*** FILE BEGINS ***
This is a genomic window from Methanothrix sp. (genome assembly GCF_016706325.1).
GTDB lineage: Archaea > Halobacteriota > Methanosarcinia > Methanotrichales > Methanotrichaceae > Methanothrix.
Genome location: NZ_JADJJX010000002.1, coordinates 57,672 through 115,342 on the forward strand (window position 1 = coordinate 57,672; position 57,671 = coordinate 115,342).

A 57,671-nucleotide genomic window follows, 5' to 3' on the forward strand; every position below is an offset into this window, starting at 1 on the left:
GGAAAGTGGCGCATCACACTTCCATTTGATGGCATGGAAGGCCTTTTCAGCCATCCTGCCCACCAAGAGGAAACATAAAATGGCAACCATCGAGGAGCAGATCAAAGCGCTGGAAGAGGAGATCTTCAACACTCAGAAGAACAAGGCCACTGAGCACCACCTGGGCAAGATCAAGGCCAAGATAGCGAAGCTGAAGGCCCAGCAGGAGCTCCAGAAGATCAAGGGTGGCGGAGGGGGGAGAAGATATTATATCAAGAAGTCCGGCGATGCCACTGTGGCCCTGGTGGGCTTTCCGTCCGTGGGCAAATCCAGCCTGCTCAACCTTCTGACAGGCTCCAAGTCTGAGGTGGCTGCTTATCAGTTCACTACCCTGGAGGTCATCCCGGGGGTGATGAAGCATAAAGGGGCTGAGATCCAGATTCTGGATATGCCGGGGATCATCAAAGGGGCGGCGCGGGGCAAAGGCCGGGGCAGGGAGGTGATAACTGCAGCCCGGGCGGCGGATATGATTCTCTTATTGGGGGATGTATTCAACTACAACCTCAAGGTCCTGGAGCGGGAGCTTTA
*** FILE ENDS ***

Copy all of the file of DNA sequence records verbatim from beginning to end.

This is a genomic window from Methanothrix sp. (genome assembly GCF_016706325.1).
GTDB lineage: Archaea > Halobacteriota > Methanosarcinia > Methanotrichales > Methanotrichaceae > Methanothrix.
Genome location: NZ_JADJJX010000002.1, coordinates 57,672 through 115,342 on the forward strand (window position 1 = coordinate 57,672; position 57,671 = coordinate 115,342).

A 57,671-nucleotide genomic window follows, 5' to 3' on the forward strand; every position below is an offset into this window, starting at 1 on the left:
GGAAAGTGGCGCATCACACTTCCATTTGATGGCATGGAAGGCCTTTTCAGCCATCCTGCCCACCAAGAGGAAACATAAAATGGCAACCATCGAGGAGCAGATCAAAGCGCTGGAAGAGGAGATCTTCAACACTCAGAAGAACAAGGCCACTGAGCACCACCTGGGCAAGATCAAGGCCAAGATAGCGAAGCTGAAGGCCCAGCAGGAGCTCCAGAAGATCAAGGGTGGCGGAGGGGGGAGAAGATATTATATCAAGAAGTCCGGCGATGCCACTGTGGCCCTGGTGGGCTTTCCGTCCGTGGGCAAATCCAGCCTGCTCAACCTTCTGACAGGCTCCAAGTCTGAGGTGGCTGCTTATCAGTTCACTACCCTGGAGGTCATCCCGGGGGTGATGAAGCATAAAGGGGCTGAGATCCAGATTCTGGATATGCCGGGGATCATCAAAGGGGCGGCGCGGGGCAAAGGCCGGGGCAGGGAGGTGATAACTGCAGCCCGGGCGGCGGATATGATTCTCTTATTGGGGGATGTATTCAACTACAACCTCAAGGTCCTGGAGCGGGAGCTTTA